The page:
Other fishes, too, kept us excited as we sat glued to the monitors in the research lab, eager to learn whatever secrets awaited us in this deep sea ecosystem. A round, shiny black, big-eyed, spikey oreo fish put on a show as it lazily swam along ahead of the sub. It clearly was not disturbed by the presence of the sub nor by the bright lights, as it sculled with gentle undulations of its dorsal and ventral fins, not bothering to use its caudal (tail) fin at all. I suspect that that is used only when the oreo needs to put on a burst of speed to capture its prey or escape an enemy. Could that include the elusive giant squid? Possibly so... . I think the reason I was so excited about this productive dive site is that the small amount of information we do have about what Architeuthis eats, indicates that both hoki and grenadiers are among the prey. So, if food is present, can the predator be far behind?

As an invertebrate zoologist, I do not want to neglect the wonderful invertebrates we saw on the bottom. Among the first images to greet us as we settled on the bottom were vivid impressions of large sea stars in the soft gray sediment. Then we began to see the brilliant orange and red sea stars themselves, some of them lying flat on the bottom, and some of them with their bodies hunched up in a high dome, presumably feeding on some of the numerous, slowpoke, hapless mollusks (snails).

Another echinoderm, like the sea stars, was the heart urchin, also very numerous in the soft sediment. Scott made a great catch with the manipulator and brought back to the surface a beautiful specimen of the spiney, oval heart urchin.....not that the urchin demonstrates blazing breakaway speed, of course! Finally, the type of bottom varied between the soft, fine sediment with few macro-organisms to a bottom characterized by a more solid structure with a network pattern of low ridges. The most abundant animals there are the narrow, cylindrical tube worms that rise several centemeters above the substrate. When we first saw this scene, we were reminded of a mowed field with only the stubble remaining. As the sub approached each patch of these worms, little puffs of sediment shot out of the tubes like smoke from miniature chimneys.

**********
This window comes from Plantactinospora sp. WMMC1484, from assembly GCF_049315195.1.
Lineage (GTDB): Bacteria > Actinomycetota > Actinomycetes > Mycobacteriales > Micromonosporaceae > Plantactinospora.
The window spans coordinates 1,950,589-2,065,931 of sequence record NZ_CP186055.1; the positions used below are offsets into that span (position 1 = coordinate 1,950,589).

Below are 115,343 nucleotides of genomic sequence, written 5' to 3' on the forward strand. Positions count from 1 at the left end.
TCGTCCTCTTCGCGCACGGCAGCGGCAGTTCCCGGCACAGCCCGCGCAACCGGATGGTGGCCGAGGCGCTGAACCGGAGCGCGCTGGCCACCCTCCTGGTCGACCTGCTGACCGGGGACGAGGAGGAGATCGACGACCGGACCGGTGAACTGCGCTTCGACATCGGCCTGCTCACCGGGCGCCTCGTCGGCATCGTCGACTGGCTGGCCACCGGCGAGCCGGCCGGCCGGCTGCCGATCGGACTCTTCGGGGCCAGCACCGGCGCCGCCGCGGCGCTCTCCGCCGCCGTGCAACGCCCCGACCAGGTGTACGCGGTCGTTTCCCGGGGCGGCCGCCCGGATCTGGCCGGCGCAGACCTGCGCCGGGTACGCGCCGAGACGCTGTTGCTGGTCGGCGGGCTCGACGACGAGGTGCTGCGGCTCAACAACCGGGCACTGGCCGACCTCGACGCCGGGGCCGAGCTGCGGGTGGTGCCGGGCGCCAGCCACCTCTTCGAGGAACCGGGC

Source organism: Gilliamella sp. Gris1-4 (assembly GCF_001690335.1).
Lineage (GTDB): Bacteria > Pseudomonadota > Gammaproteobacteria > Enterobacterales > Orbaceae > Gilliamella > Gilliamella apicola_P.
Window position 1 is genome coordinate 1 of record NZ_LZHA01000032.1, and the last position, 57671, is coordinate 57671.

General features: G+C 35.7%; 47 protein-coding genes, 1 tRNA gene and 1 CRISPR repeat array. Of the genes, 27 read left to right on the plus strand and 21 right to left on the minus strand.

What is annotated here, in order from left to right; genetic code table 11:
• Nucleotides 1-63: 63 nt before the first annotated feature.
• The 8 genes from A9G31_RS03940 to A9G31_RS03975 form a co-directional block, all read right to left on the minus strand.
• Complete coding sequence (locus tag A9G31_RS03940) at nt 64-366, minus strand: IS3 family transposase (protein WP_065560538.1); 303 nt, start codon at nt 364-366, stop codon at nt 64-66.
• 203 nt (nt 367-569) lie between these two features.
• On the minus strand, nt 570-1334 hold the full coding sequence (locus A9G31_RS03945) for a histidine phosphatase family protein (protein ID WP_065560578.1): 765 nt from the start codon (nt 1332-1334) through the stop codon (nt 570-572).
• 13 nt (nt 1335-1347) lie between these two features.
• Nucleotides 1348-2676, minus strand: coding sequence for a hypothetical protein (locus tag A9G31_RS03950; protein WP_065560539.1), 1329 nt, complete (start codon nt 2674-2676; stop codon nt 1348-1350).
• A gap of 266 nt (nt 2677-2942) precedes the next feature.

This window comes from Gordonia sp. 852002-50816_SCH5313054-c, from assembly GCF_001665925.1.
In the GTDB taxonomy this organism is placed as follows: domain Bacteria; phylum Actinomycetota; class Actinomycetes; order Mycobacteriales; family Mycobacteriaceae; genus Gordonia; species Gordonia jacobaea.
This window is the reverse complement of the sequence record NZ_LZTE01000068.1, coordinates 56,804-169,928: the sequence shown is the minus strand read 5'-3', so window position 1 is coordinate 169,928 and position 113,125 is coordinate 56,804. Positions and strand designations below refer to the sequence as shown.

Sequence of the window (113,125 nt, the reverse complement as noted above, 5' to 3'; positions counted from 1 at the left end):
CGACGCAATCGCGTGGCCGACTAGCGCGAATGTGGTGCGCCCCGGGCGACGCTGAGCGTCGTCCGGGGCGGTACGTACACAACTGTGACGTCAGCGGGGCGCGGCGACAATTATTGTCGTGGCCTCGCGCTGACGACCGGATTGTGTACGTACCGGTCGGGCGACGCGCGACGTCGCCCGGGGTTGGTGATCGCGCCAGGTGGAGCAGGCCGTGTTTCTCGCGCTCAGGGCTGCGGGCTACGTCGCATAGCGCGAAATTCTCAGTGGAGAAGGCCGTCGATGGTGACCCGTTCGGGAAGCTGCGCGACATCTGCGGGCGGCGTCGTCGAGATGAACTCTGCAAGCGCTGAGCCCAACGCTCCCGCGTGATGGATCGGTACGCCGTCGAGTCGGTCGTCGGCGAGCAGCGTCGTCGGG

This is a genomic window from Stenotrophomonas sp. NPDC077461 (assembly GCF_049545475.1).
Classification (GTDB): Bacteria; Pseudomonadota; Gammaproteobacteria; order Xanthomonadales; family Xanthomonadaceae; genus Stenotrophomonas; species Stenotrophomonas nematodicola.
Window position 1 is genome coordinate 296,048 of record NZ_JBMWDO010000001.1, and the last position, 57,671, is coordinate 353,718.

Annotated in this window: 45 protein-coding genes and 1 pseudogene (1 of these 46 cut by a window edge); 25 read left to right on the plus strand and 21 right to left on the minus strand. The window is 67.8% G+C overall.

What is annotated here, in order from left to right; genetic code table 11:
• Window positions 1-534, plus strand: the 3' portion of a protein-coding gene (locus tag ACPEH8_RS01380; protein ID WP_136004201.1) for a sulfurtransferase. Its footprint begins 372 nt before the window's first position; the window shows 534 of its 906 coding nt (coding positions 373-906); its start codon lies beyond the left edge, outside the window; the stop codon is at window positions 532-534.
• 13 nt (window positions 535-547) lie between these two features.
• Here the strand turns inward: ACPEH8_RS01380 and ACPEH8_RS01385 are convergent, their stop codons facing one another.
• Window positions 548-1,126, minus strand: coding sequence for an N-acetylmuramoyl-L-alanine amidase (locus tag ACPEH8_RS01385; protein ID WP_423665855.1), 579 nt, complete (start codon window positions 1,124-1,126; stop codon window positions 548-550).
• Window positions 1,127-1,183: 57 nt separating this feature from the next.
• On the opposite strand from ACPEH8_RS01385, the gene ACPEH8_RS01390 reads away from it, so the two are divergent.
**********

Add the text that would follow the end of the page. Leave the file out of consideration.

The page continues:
The wonderfully successful dive ended early in the evening. Again we had to race off the ship and back to the motel, because we had another video conference scheduled for 1900 hours (7 PM). Driving back from South Bay, I got a cell phone call from Dr.Steve O'Shea, my colleague from NIWA in Wellington. He had just gotten word that ANOTHER Architeuthis had been caught down off South Island!!! That makes SIX just this year, matching what Steve had predicted!

So, by the time we made the video phone connection with the Rachel Carson Middle School in Herndon , Virginia, we had lots of new and exciting information to share with the 120 students who were spending the night at the school, having a Science Sleepover. Bernard joined me on this presentation as well, and even though it was 0130 in VA, the students seemed very enthusiastic and alert. And what great, challenging questions they asked! The teacher who organized this stimulating event was Rick Wormeli, with whom I have worked for a number of years giving presentations and projects on marine biology and oceanography. Perhaps Bernard and I were able to gain a few new recruits for science. After we finished the video conference, we held an impromptu meeting to plan the dive for tomorrow. If things go as we plan, we will have another great day!